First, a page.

Follow that bird
Take a trip you'll never forget to the stark and beautiful world of The Unfinished Swan. You control a young orphan called Monroe, who is allowed to take only one of his mother's paintings to the orphanage, so he chooses The Unfinished Swan – her favourite work but one she never managed to complete before she died. One night, the young lad wakes to find the swan has disappeared from the painting, leaving only a trail of golden footprints. He decides to follow...
Transported to a mysterious kingdom, Monroe must discover why it has become abandoned. Inching his way through the pure white surroundings Monroe meets the selfish, arrogant king who built the realm. Convinced no colour was good enough for it, the king created the world in his own image, yet to Monroe it's a totally blank canvas ready for him to explore.
The Unfinished Swan is one of the most striking games on PlayStation 3. Its simplicity and starkness is its strength, with parts of the environment revealed piece by piece in black splashes against the bright white canvas. You may spot the edge of a wall or a shadow cast by an unseen building though you still have to pick out the way ahead by splashing paint around.
Look out for storybook pages and collect hidden balloons to buy extras from the Toys menu such as concept art and an in-game balloon radar in case you missed any first time around. There are also one or two surprises to uncover, including a reference to fellow PlayStation Network puzzle game Journey. We won't spoil things by telling you more...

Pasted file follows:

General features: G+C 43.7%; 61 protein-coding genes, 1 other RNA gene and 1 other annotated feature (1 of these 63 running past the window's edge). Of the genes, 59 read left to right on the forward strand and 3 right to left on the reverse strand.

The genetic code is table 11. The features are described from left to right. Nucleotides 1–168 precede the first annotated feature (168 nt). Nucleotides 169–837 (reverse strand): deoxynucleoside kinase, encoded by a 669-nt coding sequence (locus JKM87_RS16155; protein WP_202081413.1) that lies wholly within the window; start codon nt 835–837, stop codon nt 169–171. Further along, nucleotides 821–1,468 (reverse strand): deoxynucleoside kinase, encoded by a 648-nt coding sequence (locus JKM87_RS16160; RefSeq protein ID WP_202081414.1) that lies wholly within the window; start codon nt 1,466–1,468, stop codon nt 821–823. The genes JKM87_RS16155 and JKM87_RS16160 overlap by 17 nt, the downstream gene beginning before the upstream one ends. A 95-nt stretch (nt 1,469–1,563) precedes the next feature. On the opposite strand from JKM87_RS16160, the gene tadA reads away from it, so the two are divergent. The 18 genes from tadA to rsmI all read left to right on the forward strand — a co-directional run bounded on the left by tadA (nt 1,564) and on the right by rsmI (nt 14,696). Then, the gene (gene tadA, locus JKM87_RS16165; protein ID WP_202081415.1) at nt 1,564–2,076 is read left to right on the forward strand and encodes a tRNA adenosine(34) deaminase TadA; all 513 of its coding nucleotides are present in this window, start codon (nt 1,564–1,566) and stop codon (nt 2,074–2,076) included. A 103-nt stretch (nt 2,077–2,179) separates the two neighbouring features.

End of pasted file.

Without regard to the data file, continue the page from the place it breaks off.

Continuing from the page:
Film fans may also recognise one of the game's narrators as Terry Gilliam, the animator and movie director .
Paint it black
The Unfinished Swan is played from a first person perspective, with an on-screen indicator showing where you can throw balls of black paint. When the paint splats on the white canvas it reveals shapes and parts of the environment around you, thereby uncovering the way forward as well as any puzzles. You can also use the PlayStation Move motion controller to lob the paint with a deft flick of the wrist.
Later stages mix things up and keep the gameplay fresh. On one occasion your paint is replaced by water, which you use to entice vines so that you can climb them. In another puzzle you paint and stretch items in one reality so that you can use them in another reality to reach previously inaccessible areas. Plus enemies such as spiders are introduced, where you must splat lanterns to light the path in order to keep them at bay.
Helpful golden swan footprints are there to guide you through the landscapes. There are also no restrictions on how many balls of paint can be thrown, and you simply aim and fire to do so, leaving you free to explore the world and soak up the beautiful yet melancholy environments.